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Newton, Peter W.
Social research on housing has grown rapidly during the last decade or so. Indeed, the need for social research in housing reflects something of the nature of housing itself---or at least what it has been seen to become. Housing fulfils a role both as a means of shelter and as a transmitter of information about a pousehold's position and achievement. The situation which Australia found itself in after the second world war---with an acute shortage of houses, rapid industrialisation and overseas immigration called for a massive increase in the housing stock and sustained a 'housing as shelter' philosophy for a number of years. Being an important subset of the national housing sphere, public housing was also highly motivated to 'produce the goods'. By the 1970s the societal setting had changed somewhat: the shortfall in housing had narrowed, demographic and economic transitions (from high growth to low or near zero growth) were in train, material well-being was high, traditional roles were being questioned, community expectations were higher than they had been in the past, there were calls for dialogue and corrmunity participation. It is perhaps understandable, therefore, that statements such as the one which follows, have recently emanated from state housing authorities: ' ... public housing authorities in this country have reached the cross-roads, and they are at this moment in a dilemma. Which way should we go? Which way will we be forced to go?' (Crane, 1977). There are no simple answers to these questions. As a starting point, however, it would seem necessary to investigate the ways in which different groups evaluate housing situations. Is it possible to speak of a commonality of aspirations as they relate to housing, or should one be looking for a range of residential value systems? It is our contention that the value systems currently operating in our urban society, particularly as they relate to housing, need to be understood and incorporated into policies concerned with housing provision. Implicit in this statement is the need for housing authorities to work to a program which is framed in terms of the needs and value systems present in our community rather than from a rather detached and insular position where confined attitudes often lead to programs which are out of step with current requirements.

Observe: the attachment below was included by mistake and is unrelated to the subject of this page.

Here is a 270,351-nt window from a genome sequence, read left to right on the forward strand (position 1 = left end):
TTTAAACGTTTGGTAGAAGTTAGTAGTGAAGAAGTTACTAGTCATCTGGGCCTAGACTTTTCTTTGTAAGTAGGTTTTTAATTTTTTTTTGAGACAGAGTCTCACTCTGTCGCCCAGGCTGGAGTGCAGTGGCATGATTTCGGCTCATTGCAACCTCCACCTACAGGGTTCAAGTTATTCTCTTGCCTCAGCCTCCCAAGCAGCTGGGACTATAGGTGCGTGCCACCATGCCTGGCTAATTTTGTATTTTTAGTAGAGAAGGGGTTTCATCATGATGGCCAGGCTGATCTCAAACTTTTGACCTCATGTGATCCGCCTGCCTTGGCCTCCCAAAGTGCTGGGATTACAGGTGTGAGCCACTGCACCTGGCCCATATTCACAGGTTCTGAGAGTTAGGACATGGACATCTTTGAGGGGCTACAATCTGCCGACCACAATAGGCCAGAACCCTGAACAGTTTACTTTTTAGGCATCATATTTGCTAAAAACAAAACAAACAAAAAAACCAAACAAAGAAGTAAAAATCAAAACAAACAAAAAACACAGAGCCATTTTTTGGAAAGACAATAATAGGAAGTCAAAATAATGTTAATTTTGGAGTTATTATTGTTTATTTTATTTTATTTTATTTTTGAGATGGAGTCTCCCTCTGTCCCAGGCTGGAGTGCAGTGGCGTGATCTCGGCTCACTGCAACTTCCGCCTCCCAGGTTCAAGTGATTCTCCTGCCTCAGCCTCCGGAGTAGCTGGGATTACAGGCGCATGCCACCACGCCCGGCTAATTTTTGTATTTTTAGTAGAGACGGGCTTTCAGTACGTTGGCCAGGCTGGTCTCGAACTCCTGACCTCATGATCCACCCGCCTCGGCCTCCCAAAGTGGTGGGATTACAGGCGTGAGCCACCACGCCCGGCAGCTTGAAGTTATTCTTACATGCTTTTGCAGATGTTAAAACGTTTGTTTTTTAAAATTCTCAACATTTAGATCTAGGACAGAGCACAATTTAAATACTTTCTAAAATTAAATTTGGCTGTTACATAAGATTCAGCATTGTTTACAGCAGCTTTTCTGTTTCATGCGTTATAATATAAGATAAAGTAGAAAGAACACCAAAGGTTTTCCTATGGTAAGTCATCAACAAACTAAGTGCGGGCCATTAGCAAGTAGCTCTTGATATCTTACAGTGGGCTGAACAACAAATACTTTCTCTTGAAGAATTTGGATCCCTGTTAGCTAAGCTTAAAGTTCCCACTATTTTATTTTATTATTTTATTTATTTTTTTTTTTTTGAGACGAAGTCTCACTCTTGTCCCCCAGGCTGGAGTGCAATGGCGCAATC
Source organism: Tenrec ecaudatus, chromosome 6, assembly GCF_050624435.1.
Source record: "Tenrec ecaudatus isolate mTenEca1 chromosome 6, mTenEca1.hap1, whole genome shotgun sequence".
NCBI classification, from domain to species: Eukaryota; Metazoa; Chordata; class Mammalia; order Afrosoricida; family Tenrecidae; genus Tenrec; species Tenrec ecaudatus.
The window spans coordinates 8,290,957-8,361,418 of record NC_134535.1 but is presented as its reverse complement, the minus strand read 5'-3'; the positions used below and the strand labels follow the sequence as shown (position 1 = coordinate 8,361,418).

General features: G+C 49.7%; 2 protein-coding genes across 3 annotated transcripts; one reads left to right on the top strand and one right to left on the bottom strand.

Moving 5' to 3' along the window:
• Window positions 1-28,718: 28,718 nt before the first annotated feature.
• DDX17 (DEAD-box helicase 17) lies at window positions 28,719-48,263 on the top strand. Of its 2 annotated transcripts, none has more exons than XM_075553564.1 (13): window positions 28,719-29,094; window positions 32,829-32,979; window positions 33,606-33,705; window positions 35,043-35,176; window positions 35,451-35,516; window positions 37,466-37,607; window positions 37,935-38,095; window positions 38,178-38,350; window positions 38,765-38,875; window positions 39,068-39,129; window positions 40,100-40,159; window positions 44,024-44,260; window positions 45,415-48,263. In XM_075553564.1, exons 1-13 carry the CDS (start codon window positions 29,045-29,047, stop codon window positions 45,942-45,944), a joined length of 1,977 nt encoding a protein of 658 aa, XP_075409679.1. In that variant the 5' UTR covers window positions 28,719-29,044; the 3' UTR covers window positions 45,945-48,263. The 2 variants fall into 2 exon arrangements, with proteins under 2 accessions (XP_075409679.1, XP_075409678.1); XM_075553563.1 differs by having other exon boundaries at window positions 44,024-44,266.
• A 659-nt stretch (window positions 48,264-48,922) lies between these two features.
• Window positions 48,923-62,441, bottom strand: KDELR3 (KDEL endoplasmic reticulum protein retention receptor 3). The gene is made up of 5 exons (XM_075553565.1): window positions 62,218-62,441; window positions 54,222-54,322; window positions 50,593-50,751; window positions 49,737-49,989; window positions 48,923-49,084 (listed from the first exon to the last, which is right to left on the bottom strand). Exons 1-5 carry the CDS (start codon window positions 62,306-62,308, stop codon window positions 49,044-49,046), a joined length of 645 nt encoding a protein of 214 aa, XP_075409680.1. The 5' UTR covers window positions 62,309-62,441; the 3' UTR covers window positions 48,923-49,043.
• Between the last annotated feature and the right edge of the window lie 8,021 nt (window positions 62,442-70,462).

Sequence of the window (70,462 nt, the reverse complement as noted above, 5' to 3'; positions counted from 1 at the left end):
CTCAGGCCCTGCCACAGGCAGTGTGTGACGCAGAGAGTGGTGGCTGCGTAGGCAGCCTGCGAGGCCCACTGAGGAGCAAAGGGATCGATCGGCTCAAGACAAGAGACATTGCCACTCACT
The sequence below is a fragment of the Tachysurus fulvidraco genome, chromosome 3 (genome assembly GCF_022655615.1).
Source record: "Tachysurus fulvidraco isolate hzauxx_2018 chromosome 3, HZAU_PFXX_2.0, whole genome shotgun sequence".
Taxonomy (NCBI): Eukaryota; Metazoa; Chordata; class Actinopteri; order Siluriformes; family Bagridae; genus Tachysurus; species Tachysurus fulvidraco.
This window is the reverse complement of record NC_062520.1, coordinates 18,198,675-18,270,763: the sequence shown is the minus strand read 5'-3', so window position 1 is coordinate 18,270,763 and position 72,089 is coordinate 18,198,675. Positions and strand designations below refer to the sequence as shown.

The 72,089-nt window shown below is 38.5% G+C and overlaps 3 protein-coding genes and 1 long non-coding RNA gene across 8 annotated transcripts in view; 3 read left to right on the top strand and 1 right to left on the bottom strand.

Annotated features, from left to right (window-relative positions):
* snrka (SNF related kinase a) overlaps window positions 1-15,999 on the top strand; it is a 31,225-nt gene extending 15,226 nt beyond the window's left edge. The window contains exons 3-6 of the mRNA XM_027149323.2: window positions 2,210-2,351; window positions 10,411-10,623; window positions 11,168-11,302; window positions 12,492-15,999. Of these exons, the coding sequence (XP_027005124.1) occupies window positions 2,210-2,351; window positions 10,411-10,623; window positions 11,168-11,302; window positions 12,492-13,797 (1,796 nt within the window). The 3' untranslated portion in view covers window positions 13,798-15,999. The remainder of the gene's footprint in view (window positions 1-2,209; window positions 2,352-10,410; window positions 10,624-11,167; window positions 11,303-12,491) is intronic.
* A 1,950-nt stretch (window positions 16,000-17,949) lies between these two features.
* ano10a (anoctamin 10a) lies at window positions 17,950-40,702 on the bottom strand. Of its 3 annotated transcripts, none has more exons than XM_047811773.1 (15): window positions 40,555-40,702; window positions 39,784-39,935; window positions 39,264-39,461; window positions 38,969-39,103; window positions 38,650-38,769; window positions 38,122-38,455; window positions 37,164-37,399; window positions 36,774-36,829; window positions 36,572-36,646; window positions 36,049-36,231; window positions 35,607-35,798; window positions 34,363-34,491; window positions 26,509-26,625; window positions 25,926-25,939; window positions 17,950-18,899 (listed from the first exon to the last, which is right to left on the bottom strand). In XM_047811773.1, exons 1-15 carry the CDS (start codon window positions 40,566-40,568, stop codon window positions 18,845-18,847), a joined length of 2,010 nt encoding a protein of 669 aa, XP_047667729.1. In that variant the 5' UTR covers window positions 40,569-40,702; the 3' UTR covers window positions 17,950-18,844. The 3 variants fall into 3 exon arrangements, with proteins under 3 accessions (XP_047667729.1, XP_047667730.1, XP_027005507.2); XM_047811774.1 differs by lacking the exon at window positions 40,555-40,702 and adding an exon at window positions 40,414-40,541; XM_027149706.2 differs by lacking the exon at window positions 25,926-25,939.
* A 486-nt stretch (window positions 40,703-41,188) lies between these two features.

Processes influencing low income housing: Joint CSIRO-AHRC Seminar on Low Income Housing, Melbourne, Australia, 31 July 1978 / Peter W. Newton (ed.), pp. 87-106
CSIRO and Australian Housing Research Council
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